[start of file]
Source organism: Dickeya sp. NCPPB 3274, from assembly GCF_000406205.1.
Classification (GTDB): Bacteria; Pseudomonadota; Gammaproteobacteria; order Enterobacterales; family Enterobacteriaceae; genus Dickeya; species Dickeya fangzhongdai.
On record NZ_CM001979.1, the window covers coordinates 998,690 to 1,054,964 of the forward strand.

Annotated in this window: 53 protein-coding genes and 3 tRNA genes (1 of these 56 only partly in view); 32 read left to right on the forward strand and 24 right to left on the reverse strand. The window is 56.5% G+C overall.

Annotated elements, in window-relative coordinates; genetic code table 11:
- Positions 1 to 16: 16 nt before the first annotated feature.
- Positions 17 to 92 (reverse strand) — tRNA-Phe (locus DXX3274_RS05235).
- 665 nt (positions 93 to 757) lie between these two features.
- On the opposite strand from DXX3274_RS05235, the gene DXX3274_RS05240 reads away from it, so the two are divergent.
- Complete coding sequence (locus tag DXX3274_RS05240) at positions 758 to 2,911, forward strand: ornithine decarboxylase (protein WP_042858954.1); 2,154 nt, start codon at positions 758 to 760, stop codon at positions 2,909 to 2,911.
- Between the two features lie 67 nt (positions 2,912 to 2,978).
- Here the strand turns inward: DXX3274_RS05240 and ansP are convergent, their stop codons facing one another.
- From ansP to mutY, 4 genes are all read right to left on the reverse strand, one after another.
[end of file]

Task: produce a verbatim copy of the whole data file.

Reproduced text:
Source organism: Dickeya sp. NCPPB 3274, from assembly GCF_000406205.1.
Classification (GTDB): Bacteria; Pseudomonadota; Gammaproteobacteria; order Enterobacterales; family Enterobacteriaceae; genus Dickeya; species Dickeya fangzhongdai.
On record NZ_CM001979.1, the window covers coordinates 998,690 to 1,054,964 of the forward strand.

Annotated in this window: 53 protein-coding genes and 3 tRNA genes (1 of these 56 only partly in view); 32 read left to right on the forward strand and 24 right to left on the reverse strand. The window is 56.5% G+C overall.

Annotated elements, in window-relative coordinates; genetic code table 11:
- Positions 1 to 16: 16 nt before the first annotated feature.
- Positions 17 to 92 (reverse strand) — tRNA-Phe (locus DXX3274_RS05235).
- 665 nt (positions 93 to 757) lie between these two features.
- On the opposite strand from DXX3274_RS05235, the gene DXX3274_RS05240 reads away from it, so the two are divergent.
- Complete coding sequence (locus tag DXX3274_RS05240) at positions 758 to 2,911, forward strand: ornithine decarboxylase (protein WP_042858954.1); 2,154 nt, start codon at positions 758 to 760, stop codon at positions 2,909 to 2,911.
- Between the two features lie 67 nt (positions 2,912 to 2,978).
- Here the strand turns inward: DXX3274_RS05240 and ansP are convergent, their stop codons facing one another.
- From ansP to mutY, 4 genes are all read right to left on the reverse strand, one after another.